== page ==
Giulnara Asanova and her husband remember when they decided to leave Crimea.
"We sat down at the table and decided what to do," she says, speaking Russian through a translator. "We decided to save our children, save our grandchildren. We saw the tanks, we saw weapons and military.”
That was in 2014.
Asanova, her daughter, son-in-law and three grandchildren left for Kiev. They thought it would only be for a few months. Now, four years later, Asanova and her family are living in government-subsidized housing, 30 minutes from the center of the capital, in an old Soviet block apartment building.
She traded a six-room house and a seven-minute drive to the Black Sea for three tiny rooms for six people. Her husband stayed behind to take care of their house while Asanova left with her child and grandchildren. In these three rooms, she's tried to make it like home. An embroidered cloth hangs from the wall that says, "Can Dostum," Turkish for "Good Friend," along with two figurines of a grandmother and a grandfather fishing — it's supposed to represent her and her husband. But she misses her home.
“This is our tradition," she says. "This is how we do things. I grew up in a big family as well. My grandmother took care of everybody. My mom took care of everybody. Now I am doing this."
Asanova and her family are not alone. According to the Global Conflict Tracker, more than one million people have abandoned their homes in eastern Ukraine and more than 10,000 people have died since the conflict began in 2014.
Who's leading these displaced families to safety? Women like Asanova. She and other women are taking charge and moving their families to new and unfamiliar communities so they can find peace and safety. Some traded good jobs and new apartments for an unfamiliar life in rural villages, far from home. They live among strangers, face discrimination and struggle with poverty.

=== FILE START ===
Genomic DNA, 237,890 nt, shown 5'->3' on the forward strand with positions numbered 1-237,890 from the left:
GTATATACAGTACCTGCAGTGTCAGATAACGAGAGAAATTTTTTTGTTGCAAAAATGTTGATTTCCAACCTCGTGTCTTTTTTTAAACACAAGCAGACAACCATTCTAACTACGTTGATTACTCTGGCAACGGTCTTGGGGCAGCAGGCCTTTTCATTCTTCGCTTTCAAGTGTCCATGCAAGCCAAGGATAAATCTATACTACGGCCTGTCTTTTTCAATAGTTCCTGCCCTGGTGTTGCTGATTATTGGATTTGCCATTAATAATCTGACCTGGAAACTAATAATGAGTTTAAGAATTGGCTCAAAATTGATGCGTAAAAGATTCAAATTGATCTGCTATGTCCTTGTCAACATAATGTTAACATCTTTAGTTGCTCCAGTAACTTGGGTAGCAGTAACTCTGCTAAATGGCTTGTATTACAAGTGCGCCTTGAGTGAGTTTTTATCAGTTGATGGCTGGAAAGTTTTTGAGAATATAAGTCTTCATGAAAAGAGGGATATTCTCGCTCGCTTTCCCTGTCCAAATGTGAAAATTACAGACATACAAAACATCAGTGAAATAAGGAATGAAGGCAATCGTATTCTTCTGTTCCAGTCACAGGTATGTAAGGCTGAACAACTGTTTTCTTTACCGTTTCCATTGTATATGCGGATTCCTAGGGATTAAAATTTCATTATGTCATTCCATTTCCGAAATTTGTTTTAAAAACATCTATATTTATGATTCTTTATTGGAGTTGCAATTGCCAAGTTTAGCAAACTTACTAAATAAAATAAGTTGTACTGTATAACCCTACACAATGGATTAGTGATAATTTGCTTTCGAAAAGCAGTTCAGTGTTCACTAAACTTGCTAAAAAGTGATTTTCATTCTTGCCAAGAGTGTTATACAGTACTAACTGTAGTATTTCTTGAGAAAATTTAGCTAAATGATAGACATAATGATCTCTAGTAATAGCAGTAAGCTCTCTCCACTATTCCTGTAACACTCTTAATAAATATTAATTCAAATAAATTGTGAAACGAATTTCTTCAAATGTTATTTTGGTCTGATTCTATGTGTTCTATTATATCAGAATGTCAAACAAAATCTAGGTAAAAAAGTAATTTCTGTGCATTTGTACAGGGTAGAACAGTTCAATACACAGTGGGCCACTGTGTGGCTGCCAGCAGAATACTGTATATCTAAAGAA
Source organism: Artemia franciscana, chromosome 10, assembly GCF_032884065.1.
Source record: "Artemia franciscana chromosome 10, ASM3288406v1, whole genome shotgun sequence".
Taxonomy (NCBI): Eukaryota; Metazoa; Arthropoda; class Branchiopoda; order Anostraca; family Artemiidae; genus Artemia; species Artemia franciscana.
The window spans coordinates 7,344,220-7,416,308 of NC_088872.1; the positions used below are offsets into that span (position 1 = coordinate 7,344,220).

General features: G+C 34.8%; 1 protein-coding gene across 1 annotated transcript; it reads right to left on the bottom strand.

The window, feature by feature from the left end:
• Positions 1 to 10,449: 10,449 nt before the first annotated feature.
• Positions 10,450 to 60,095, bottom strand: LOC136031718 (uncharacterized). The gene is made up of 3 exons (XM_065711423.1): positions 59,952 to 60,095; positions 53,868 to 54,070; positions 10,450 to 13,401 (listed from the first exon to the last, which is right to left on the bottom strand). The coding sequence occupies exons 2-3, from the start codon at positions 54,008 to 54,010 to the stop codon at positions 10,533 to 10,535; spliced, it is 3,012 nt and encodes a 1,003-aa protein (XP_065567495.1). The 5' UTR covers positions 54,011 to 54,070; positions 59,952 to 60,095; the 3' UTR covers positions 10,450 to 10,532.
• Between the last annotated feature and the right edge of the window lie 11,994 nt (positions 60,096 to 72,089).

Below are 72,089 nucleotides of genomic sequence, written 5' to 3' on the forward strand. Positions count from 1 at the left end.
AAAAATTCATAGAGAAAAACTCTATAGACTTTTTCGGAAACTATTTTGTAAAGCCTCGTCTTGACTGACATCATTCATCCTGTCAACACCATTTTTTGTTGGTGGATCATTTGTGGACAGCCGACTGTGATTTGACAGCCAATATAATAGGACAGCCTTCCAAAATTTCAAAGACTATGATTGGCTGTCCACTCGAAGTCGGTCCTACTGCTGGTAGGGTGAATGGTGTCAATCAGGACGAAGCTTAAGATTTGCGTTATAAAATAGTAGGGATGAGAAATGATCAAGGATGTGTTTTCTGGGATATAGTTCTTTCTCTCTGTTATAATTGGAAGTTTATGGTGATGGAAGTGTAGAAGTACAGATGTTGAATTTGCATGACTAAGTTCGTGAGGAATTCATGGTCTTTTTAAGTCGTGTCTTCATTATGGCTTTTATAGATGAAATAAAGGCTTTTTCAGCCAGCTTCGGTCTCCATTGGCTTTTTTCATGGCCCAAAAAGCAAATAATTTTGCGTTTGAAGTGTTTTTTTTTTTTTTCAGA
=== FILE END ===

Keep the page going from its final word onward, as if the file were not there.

But the women of eastern Ukraine are tough. They "do better" than men, says one nonprofit in Kiev that helps families rebuild.
This is not the first time Asanova has suffered the pain of exile. Her family members are Crimean Tatars, an ethnic minority with a history that dates back more than 1,000 years in the Crimean Penninsula. That's why Russia's annexation of Crimea is such a blow. This is where Asanova's people are from.
Her family was forced to abandon their home right after World War II under Joseph Stalin’s Soviet rule. She grew up in Uzbekistan and finally moved back to Crimea in 1989.
When she did move back, she and her husband lived in a tent as they built their house.
"I was actually quite impressed with myself," Asanova says as she dusts flour off a small table in her makeshift kitchen. "I said to myself, 'How could I stand this?' but I guess I was young and optimistic back then."
She seems less optimistic that she will be able to return now, even though she is anxious to do so.
Meeting Asanova, one would never guess she is full of worry. She has barely a line on her face. She insists on wearing lipstick for photos and, even though she's preparing to cook chicken for dinner and bustling around arranging fresh trays of apple jam pastries, she still has time to make Turkish coffee. It's part of her traditions — what women did before her.
Asanova has only seen the house she and her husband built once in the past four years. She went to visit him in 2016. While traveling to Crimea, soldiers pulled her off a bus and interrogated her for almost an hour, she says. They asked her questions about where she's from and who her family was. Eventually, she was let go. The bus driver waited for her, but the encounter rattled her.